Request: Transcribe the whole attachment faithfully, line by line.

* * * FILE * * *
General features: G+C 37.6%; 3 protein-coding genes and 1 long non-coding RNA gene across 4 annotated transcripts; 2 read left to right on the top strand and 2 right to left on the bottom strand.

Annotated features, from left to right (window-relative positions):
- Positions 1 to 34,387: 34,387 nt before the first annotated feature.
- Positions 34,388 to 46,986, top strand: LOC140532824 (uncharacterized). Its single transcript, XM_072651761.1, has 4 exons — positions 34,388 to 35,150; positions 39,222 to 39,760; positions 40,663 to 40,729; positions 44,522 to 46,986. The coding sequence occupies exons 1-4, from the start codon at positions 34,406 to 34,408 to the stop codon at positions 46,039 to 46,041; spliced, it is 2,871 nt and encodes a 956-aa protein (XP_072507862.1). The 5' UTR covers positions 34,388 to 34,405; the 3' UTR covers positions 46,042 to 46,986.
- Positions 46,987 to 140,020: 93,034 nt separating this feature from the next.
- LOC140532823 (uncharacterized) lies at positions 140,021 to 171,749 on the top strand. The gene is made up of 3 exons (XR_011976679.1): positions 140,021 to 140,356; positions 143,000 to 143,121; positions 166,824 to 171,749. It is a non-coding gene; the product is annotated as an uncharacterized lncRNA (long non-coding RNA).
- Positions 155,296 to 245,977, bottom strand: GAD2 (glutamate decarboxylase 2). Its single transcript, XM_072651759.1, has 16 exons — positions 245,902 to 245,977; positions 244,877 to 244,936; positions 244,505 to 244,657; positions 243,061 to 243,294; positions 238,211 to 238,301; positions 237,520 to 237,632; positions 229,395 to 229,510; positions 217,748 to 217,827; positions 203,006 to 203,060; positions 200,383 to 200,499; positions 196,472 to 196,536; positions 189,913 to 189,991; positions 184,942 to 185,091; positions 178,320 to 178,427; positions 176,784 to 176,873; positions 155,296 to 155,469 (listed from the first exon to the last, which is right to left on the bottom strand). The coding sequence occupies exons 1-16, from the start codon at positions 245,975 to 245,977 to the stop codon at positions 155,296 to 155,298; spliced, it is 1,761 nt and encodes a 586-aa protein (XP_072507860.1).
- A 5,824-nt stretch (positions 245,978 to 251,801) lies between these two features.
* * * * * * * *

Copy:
General features: G+C 37.6%; 3 protein-coding genes and 1 long non-coding RNA gene across 4 annotated transcripts; 2 read left to right on the top strand and 2 right to left on the bottom strand.

Annotated features, from left to right (window-relative positions):
- Positions 1 to 34,387: 34,387 nt before the first annotated feature.
- Positions 34,388 to 46,986, top strand: LOC140532824 (uncharacterized). Its single transcript, XM_072651761.1, has 4 exons — positions 34,388 to 35,150; positions 39,222 to 39,760; positions 40,663 to 40,729; positions 44,522 to 46,986. The coding sequence occupies exons 1-4, from the start codon at positions 34,406 to 34,408 to the stop codon at positions 46,039 to 46,041; spliced, it is 2,871 nt and encodes a 956-aa protein (XP_072507862.1). The 5' UTR covers positions 34,388 to 34,405; the 3' UTR covers positions 46,042 to 46,986.
- Positions 46,987 to 140,020: 93,034 nt separating this feature from the next.
- LOC140532823 (uncharacterized) lies at positions 140,021 to 171,749 on the top strand. The gene is made up of 3 exons (XR_011976679.1): positions 140,021 to 140,356; positions 143,000 to 143,121; positions 166,824 to 171,749. It is a non-coding gene; the product is annotated as an uncharacterized lncRNA (long non-coding RNA).
- Positions 155,296 to 245,977, bottom strand: GAD2 (glutamate decarboxylase 2). Its single transcript, XM_072651759.1, has 16 exons — positions 245,902 to 245,977; positions 244,877 to 244,936; positions 244,505 to 244,657; positions 243,061 to 243,294; positions 238,211 to 238,301; positions 237,520 to 237,632; positions 229,395 to 229,510; positions 217,748 to 217,827; positions 203,006 to 203,060; positions 200,383 to 200,499; positions 196,472 to 196,536; positions 189,913 to 189,991; positions 184,942 to 185,091; positions 178,320 to 178,427; positions 176,784 to 176,873; positions 155,296 to 155,469 (listed from the first exon to the last, which is right to left on the bottom strand). The coding sequence occupies exons 1-16, from the start codon at positions 245,975 to 245,977 to the stop codon at positions 155,296 to 155,298; spliced, it is 1,761 nt and encodes a 586-aa protein (XP_072507860.1).
- A 5,824-nt stretch (positions 245,978 to 251,801) lies between these two features.